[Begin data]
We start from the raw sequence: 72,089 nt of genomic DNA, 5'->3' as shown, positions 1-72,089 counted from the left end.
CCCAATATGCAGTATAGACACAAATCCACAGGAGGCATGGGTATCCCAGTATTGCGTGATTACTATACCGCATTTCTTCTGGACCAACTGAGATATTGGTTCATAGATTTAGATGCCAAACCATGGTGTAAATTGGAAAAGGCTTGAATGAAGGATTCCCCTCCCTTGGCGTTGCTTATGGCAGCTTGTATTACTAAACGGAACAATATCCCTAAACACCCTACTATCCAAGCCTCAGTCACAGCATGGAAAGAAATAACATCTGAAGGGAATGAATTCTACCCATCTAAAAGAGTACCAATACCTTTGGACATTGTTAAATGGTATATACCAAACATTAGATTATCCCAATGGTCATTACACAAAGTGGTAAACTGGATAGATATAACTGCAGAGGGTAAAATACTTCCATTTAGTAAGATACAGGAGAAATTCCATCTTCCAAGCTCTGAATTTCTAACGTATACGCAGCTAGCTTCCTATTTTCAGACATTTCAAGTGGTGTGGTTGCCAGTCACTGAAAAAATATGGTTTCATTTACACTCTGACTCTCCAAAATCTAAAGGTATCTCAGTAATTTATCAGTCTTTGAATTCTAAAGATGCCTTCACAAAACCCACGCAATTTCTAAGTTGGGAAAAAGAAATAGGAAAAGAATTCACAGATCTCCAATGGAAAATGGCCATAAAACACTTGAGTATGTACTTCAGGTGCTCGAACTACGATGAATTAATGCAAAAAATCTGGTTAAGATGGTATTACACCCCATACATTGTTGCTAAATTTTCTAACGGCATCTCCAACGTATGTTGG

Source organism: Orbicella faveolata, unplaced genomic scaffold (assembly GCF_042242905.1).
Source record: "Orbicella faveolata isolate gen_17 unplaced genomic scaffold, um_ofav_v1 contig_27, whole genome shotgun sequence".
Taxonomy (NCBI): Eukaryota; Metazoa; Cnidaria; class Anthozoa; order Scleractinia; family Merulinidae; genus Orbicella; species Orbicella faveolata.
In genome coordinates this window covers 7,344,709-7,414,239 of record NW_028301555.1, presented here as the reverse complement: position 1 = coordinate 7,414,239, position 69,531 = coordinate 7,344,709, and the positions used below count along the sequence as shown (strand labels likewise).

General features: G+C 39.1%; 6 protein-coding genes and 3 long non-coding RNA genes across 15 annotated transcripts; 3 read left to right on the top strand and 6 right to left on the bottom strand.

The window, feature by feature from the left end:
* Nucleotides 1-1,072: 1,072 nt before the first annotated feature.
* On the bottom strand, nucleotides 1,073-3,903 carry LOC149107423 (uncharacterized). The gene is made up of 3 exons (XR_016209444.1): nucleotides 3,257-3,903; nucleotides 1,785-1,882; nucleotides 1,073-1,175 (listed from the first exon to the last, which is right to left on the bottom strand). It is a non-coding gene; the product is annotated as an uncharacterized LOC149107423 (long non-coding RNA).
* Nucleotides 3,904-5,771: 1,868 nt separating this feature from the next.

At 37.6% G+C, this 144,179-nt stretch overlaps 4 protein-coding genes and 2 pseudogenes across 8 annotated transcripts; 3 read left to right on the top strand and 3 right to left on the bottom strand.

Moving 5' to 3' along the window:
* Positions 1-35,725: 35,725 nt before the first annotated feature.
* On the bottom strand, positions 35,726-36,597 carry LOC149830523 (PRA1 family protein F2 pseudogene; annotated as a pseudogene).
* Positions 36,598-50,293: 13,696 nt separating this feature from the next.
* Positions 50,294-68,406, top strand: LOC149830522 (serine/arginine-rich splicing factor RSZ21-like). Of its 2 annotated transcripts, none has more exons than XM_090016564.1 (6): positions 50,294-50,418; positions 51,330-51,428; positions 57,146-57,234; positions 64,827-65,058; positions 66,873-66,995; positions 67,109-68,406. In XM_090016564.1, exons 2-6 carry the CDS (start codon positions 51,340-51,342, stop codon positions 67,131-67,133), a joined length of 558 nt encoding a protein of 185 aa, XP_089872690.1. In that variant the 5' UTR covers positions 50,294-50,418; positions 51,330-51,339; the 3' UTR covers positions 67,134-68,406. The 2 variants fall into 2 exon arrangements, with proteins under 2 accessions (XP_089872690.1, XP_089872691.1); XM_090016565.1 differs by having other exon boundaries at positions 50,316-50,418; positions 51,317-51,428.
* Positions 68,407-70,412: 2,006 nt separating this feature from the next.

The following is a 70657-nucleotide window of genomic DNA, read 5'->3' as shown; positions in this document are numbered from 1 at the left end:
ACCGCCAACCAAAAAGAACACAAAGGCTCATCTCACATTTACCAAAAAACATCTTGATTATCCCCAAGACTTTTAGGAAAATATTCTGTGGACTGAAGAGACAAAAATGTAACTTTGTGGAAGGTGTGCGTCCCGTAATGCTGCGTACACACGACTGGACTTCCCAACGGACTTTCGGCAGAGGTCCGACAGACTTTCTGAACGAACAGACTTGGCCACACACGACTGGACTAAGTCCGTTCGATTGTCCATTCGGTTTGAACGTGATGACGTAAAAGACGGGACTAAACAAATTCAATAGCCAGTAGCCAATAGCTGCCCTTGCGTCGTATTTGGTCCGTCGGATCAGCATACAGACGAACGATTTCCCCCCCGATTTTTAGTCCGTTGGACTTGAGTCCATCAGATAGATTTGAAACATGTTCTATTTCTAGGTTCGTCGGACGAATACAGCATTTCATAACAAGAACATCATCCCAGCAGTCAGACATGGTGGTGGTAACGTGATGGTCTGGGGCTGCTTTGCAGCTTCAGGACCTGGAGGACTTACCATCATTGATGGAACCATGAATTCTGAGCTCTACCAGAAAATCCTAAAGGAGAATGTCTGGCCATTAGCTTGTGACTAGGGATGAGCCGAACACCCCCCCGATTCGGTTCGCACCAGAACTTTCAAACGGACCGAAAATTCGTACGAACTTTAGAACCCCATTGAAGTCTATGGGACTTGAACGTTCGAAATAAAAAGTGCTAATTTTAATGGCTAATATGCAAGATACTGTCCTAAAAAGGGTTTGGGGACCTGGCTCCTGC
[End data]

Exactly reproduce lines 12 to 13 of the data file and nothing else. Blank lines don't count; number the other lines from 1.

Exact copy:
At 37.6% G+C, this 144,179-nt stretch overlaps 4 protein-coding genes and 2 pseudogenes across 8 annotated transcripts; 3 read left to right on the top strand and 3 right to left on the bottom strand.

Moving 5' to 3' along the window: